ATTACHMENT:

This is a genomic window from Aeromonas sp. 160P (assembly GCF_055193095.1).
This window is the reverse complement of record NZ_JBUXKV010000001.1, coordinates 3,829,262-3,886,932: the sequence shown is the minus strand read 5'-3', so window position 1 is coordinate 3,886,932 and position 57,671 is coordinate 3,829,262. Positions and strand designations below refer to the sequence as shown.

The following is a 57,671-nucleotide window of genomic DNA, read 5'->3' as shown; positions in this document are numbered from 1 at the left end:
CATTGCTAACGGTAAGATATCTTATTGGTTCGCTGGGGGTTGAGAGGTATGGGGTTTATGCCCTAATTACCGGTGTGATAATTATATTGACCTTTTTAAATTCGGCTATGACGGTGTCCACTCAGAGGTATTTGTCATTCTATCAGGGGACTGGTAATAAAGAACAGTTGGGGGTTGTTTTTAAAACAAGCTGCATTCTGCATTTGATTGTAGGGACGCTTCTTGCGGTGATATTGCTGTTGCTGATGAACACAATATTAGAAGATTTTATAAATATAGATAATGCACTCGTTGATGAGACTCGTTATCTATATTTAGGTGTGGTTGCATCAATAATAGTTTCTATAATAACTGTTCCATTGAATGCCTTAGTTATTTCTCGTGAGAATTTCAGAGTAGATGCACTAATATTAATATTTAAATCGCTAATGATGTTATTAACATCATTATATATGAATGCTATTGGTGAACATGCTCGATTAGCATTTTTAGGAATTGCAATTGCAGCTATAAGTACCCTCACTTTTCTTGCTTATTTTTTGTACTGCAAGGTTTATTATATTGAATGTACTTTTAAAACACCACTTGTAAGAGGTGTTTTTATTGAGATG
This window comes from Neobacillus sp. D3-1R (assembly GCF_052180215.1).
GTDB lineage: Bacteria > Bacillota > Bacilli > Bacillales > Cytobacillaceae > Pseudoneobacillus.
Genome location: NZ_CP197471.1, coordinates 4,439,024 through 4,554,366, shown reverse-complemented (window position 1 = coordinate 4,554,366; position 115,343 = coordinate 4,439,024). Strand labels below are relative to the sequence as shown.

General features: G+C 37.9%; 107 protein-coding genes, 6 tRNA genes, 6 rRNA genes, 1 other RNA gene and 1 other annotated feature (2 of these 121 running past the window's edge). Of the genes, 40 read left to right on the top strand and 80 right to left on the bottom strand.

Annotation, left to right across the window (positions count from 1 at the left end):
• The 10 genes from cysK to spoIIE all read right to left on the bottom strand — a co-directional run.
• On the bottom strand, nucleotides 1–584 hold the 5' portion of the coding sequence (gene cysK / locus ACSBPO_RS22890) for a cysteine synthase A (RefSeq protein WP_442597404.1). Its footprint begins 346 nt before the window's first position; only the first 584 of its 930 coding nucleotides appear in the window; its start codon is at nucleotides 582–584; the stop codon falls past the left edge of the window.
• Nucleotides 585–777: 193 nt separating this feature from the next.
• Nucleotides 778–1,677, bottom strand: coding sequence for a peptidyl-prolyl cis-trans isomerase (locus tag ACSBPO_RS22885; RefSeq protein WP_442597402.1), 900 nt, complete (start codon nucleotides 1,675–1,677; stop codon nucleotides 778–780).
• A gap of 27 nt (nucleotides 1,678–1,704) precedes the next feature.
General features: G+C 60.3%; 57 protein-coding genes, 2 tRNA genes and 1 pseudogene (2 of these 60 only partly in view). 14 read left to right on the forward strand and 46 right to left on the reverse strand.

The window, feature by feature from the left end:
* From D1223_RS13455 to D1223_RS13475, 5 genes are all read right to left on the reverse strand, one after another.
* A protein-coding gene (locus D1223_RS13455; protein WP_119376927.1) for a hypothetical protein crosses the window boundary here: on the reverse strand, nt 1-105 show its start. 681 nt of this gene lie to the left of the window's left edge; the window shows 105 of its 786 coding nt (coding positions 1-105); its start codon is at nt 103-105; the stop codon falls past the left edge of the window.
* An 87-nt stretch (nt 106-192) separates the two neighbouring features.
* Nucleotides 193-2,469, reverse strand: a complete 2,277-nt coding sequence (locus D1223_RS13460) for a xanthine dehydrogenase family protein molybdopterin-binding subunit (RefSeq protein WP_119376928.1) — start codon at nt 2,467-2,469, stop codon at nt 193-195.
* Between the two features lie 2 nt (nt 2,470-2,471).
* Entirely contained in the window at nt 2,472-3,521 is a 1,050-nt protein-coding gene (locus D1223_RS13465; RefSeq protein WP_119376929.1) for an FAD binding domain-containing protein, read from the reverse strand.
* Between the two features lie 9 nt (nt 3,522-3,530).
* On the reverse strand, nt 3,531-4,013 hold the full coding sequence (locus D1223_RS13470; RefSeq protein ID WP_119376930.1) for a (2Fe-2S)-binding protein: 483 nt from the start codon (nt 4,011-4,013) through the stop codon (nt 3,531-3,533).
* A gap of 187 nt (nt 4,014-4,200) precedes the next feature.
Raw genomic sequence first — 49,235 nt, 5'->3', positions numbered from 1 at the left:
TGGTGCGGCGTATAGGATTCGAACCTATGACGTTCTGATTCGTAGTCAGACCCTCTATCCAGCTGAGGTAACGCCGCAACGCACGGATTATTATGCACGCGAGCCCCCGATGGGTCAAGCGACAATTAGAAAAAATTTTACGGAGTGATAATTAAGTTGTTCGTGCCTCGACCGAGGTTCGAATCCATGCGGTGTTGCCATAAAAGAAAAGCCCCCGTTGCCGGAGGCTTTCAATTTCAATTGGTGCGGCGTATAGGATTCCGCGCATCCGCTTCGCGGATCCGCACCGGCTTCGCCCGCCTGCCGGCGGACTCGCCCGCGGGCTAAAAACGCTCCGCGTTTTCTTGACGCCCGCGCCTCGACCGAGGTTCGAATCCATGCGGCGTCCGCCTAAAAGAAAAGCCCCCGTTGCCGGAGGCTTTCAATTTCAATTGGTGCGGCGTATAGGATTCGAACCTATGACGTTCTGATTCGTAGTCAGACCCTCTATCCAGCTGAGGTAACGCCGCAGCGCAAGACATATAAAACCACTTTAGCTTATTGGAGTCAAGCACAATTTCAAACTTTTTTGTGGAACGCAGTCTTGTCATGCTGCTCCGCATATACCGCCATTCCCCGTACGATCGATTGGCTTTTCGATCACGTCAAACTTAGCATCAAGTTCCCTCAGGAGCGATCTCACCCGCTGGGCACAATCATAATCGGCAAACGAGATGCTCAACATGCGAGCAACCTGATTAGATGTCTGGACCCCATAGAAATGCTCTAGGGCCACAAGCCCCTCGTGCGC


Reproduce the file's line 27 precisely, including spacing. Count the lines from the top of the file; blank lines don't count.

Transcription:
TGGTGCGGCGTATAGGATTCGAACCTATGACGTTCTGATTCGTAGTCAGACCCTCTATCCAGCTGAGGTAACGCCGCAACGCACGGATTATTATGCACGCGAGCCCCCGATGGGTCAAGCGACAATTAGAAAAAATTTTACGGAGTGATAATTAAGTTGTTCGTGCCTCGACCGAGGTTCGAATCCATGCGGTGTTGCCATAAAAGAAAAGCCCCCGTTGCCGGAGGCTTTCAATTTCAATTGGTGCGGCGTATAGGATTCCGCGCATCCGCTTCGCGGATCCGCACCGGCTTCGCCCGCCTGCCGGCGGACTCGCCCGCGGGCTAAAAACGCTCCGCGTTTTCTTGACGCCCGCGCCTCGACCGAGGTTCGAATCCATGCGGCGTCCGCCTAAAAGAAAAGCCCCCGTTGCCGGAGGCTTTCAATTTCAATTGGTGCGGCGTATAGGATTCGAACCTATGACGTTCTGATTCGTAGTCAGACCCTCTATCCAGCTGAGGTAACGCCGCAGCGCAAGACATATAAAACCACTTTAGCTTATTGGAGTCAAGCACAATTTCAAACTTTTTTGTGGAACGCAGTCTTGTCATGCTGCTCCGCATATACCGCCATTCCCCGTACGATCGATTGGCTTTTCGATCACGTCAAACTTAGCATCAAGTTCCCTCAGGAGCGATCTCACCCGCTGGGCACAATCATAATCGGCAAACGAGATGCTCAACATGCGAGCAACCTGATTAGATGTCTGGACCCCATAGAAATGCTCTAGGGCCACAAGCCCCTCGTGCGC